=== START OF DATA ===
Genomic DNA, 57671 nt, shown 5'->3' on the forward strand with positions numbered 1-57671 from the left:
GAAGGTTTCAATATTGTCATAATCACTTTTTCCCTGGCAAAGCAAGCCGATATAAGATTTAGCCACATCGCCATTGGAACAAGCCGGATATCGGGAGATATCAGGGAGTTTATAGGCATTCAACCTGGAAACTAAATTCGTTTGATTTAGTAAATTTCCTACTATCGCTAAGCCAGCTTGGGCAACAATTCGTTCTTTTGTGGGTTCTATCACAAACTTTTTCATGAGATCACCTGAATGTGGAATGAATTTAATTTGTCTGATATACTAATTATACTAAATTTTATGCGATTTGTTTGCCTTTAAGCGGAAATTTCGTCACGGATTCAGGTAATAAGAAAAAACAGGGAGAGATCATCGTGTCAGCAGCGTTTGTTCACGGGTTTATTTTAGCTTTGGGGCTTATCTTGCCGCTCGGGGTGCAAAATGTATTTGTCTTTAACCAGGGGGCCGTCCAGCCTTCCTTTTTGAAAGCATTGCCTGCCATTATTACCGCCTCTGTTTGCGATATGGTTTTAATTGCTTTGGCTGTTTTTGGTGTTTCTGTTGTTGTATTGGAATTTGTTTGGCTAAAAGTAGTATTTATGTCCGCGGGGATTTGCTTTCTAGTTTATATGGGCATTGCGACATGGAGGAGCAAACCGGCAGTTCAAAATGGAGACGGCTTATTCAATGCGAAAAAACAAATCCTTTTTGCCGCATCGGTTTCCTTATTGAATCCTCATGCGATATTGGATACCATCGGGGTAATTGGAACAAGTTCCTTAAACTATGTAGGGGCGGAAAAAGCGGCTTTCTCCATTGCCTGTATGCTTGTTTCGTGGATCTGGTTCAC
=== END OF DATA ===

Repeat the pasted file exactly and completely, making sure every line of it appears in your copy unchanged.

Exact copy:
Genomic DNA, 57671 nt, shown 5'->3' on the forward strand with positions numbered 1-57671 from the left:
GAAGGTTTCAATATTGTCATAATCACTTTTTCCCTGGCAAAGCAAGCCGATATAAGATTTAGCCACATCGCCATTGGAACAAGCCGGATATCGGGAGATATCAGGGAGTTTATAGGCATTCAACCTGGAAACTAAATTCGTTTGATTTAGTAAATTTCCTACTATCGCTAAGCCAGCTTGGGCAACAATTCGTTCTTTTGTGGGTTCTATCACAAACTTTTTCATGAGATCACCTGAATGTGGAATGAATTTAATTTGTCTGATATACTAATTATACTAAATTTTATGCGATTTGTTTGCCTTTAAGCGGAAATTTCGTCACGGATTCAGGTAATAAGAAAAAACAGGGAGAGATCATCGTGTCAGCAGCGTTTGTTCACGGGTTTATTTTAGCTTTGGGGCTTATCTTGCCGCTCGGGGTGCAAAATGTATTTGTCTTTAACCAGGGGGCCGTCCAGCCTTCCTTTTTGAAAGCATTGCCTGCCATTATTACCGCCTCTGTTTGCGATATGGTTTTAATTGCTTTGGCTGTTTTTGGTGTTTCTGTTGTTGTATTGGAATTTGTTTGGCTAAAAGTAGTATTTATGTCCGCGGGGATTTGCTTTCTAGTTTATATGGGCATTGCGACATGGAGGAGCAAACCGGCAGTTCAAAATGGAGACGGCTTATTCAATGCGAAAAAACAAATCCTTTTTGCCGCATCGGTTTCCTTATTGAATCCTCATGCGATATTGGATACCATCGGGGTAATTGGAACAAGTTCCTTAAACTATGTAGGGGCGGAAAAAGCGGCTTTCTCCATTGCCTGTATGCTTGTTTCGTGGATCTGGTTCAC